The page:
Welcome to my blog

This is where I post various musings about wildlife and ecology, observations of interesting species (often invertebrates)
and bits of research that grab my attention. As well as blogging, I undertake professional ecological & wildlife surveys
covering invertebrates, plants, birds, reptiles, amphibians and some mammals, plus habitat assessment and management
. I don't work on planning applications/for developers. The pages on the right will tell you more about my work,
main interests and key projects, and you can follow my academic work here.

Wednesday 14 December 2011

What's in the box? No.9 - groovy beetles

If you've been here before, you'll be used to my ongoing series about the identification of beetles that are sent to me my post. If, not here's a recent (and rather pretty) example to get you started. So, working through the recent numerous selection I received in an old Kodak slide box, I found a pair that summed up how the flea beetles (within the Chrysomelidae) are often perceived - small and sort of brownish...

A pair of flea beetles - even if you are new to this group, it's easy to see that the one on the left is male...
The presence of an exposed aedeagus (not usually seen without dissection) helpfully shows the difference in size between the male on the left (4mm long without appendages) and the female (5mm). The enlarged hind femurs are visible in dorsal view and show these to be 'flea beetles'. I won't go through the full identification process, but the combination of (1) hairless elytra (wing cases), (2) a strong unbroken groove at the rear of the pronotum (with foward-pointing ends), (3) bulges above the antennal bases being separated from the top of the head by a weak groove, (4) overall colour and (5) the top of the head without coarse/dense punctures show that it is in the genus Neocrepidodera.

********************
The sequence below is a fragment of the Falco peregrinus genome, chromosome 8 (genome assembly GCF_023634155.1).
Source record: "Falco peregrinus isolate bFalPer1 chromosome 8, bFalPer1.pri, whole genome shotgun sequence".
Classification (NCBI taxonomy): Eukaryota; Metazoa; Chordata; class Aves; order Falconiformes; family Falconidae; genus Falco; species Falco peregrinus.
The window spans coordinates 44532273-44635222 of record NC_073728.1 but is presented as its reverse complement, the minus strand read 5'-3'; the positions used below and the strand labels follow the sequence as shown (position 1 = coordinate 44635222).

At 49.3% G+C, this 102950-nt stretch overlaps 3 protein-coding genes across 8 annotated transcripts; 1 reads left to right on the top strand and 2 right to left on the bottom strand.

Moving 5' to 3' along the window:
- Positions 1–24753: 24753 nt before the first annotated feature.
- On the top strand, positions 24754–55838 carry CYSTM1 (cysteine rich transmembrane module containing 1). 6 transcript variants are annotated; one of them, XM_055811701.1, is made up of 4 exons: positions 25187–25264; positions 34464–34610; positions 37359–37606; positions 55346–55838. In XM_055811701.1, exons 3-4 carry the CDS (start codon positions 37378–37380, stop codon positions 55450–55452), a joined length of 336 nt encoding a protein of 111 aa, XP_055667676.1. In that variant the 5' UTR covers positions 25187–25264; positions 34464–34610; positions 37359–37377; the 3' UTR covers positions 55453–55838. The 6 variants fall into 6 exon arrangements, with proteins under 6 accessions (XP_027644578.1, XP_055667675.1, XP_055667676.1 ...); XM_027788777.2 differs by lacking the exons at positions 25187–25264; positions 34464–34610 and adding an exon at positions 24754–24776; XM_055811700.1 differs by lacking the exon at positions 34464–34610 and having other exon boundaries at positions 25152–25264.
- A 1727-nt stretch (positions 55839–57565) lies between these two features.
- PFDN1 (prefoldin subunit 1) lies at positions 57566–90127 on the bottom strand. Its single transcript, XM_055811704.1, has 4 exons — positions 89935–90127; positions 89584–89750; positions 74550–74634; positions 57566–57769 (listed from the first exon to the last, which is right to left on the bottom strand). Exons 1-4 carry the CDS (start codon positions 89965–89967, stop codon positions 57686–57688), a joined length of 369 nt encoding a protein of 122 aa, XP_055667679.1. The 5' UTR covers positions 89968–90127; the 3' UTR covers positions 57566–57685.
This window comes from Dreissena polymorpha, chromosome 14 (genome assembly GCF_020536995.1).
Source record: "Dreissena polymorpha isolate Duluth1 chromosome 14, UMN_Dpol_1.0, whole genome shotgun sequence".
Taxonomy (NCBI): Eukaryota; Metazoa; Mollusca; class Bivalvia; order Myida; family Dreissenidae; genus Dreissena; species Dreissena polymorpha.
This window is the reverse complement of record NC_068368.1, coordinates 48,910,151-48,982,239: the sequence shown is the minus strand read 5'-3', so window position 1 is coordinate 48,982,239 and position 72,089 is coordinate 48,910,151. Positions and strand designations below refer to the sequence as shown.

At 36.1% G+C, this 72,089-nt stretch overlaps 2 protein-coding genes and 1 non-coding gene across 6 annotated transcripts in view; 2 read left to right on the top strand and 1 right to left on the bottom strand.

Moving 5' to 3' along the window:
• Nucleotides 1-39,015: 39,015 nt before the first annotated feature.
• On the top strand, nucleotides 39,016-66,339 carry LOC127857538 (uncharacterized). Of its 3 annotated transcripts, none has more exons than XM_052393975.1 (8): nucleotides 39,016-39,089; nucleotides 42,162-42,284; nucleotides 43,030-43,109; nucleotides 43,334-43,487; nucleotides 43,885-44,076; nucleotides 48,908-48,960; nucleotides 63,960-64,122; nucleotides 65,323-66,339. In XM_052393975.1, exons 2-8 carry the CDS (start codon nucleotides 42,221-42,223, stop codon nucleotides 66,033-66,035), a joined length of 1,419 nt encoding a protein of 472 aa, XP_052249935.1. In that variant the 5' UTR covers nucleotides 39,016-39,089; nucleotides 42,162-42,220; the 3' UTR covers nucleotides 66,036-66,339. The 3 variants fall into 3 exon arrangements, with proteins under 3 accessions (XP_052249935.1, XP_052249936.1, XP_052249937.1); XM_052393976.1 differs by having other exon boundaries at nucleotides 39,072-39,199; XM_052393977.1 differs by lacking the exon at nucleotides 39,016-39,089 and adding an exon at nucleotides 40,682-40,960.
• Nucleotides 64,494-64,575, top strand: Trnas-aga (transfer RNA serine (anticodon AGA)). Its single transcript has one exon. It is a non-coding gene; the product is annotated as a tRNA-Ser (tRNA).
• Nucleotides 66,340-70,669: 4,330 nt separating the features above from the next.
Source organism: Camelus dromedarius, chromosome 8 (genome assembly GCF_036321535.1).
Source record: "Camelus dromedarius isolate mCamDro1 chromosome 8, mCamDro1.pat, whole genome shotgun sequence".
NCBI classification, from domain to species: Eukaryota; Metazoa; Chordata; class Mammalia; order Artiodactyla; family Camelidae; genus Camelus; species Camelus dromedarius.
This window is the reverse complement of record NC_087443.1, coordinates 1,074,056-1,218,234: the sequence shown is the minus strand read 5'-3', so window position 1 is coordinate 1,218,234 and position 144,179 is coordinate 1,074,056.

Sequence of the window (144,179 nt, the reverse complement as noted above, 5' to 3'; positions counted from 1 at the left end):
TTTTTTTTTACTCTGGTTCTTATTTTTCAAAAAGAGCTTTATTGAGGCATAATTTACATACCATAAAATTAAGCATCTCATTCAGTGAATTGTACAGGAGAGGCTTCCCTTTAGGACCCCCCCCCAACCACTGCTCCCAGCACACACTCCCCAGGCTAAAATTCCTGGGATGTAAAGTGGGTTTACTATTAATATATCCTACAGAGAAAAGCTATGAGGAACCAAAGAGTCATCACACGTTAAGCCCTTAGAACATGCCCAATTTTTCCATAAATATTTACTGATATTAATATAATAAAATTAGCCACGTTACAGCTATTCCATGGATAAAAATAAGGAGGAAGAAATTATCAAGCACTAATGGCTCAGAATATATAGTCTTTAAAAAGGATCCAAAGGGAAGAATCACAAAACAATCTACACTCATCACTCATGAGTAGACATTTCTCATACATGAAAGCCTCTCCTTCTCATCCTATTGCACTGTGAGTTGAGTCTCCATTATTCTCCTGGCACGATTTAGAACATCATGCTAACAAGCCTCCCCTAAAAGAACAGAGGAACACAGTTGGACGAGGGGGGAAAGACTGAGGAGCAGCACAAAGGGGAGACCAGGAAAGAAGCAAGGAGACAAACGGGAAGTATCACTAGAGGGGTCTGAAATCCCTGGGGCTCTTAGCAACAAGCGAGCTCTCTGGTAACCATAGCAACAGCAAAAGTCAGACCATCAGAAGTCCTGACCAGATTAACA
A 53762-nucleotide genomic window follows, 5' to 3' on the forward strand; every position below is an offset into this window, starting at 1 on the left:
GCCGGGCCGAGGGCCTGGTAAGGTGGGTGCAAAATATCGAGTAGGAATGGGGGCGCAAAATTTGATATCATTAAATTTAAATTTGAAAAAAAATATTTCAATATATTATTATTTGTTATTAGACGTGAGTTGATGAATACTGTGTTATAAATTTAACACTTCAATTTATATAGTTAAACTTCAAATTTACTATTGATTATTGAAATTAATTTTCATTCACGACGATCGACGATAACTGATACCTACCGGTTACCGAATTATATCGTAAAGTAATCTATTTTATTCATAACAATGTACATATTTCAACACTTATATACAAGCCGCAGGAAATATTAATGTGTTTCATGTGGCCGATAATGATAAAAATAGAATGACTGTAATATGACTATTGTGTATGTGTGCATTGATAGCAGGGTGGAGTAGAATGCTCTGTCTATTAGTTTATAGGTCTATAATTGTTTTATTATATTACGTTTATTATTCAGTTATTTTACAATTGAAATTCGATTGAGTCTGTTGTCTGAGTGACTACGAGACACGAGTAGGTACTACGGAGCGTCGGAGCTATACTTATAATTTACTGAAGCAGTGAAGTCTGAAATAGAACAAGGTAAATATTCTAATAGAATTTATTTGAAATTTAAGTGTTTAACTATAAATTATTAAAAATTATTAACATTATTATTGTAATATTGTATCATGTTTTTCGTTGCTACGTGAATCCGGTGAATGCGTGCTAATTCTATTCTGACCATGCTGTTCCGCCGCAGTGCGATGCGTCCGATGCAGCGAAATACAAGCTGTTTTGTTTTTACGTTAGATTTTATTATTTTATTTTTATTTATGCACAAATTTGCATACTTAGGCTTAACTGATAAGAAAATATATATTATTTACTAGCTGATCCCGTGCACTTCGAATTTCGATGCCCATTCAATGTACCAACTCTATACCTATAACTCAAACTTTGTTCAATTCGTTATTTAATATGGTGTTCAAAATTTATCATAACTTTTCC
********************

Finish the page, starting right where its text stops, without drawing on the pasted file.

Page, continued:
Pronotum with a clear, broad groove along the rear edge with thin forward-pointing ends. The shallow, fairly sparse punctures and splayed edge can also be seen.
There are only three species within this genus in Britain. One, N. ferruginea, does not have the forward-pointing ends to the pronotal groove, which leaves us with N. impressa and N. transversa. Although very similar, N. impressa is found in coastal habitats such as saltmarshes and dunes unlike these specimens which were found inland. So, N. transversa is likely, but needs to be checked using the aedeagus - in this case easily visible.

Dorsal view of the aedeagus

Ventral view of the aedeagus
In this case, the identification is straightfoward - the tip of the aedeagus is spear-shaped, a characteristic of N. transversa, while in N. impressa it would be broadened and leaf-shaped (an example can be seen here, though note that the genus is given as Asiorestia as there is some taxonomic disagreement between British and continental authors). So, we have N. transversa, a widespread species found on a range of plants in various habitats (so, location may not help that much), but it is a nice easy example of the use of the aedeagus to separate closely related species. More small beetles coming soon...

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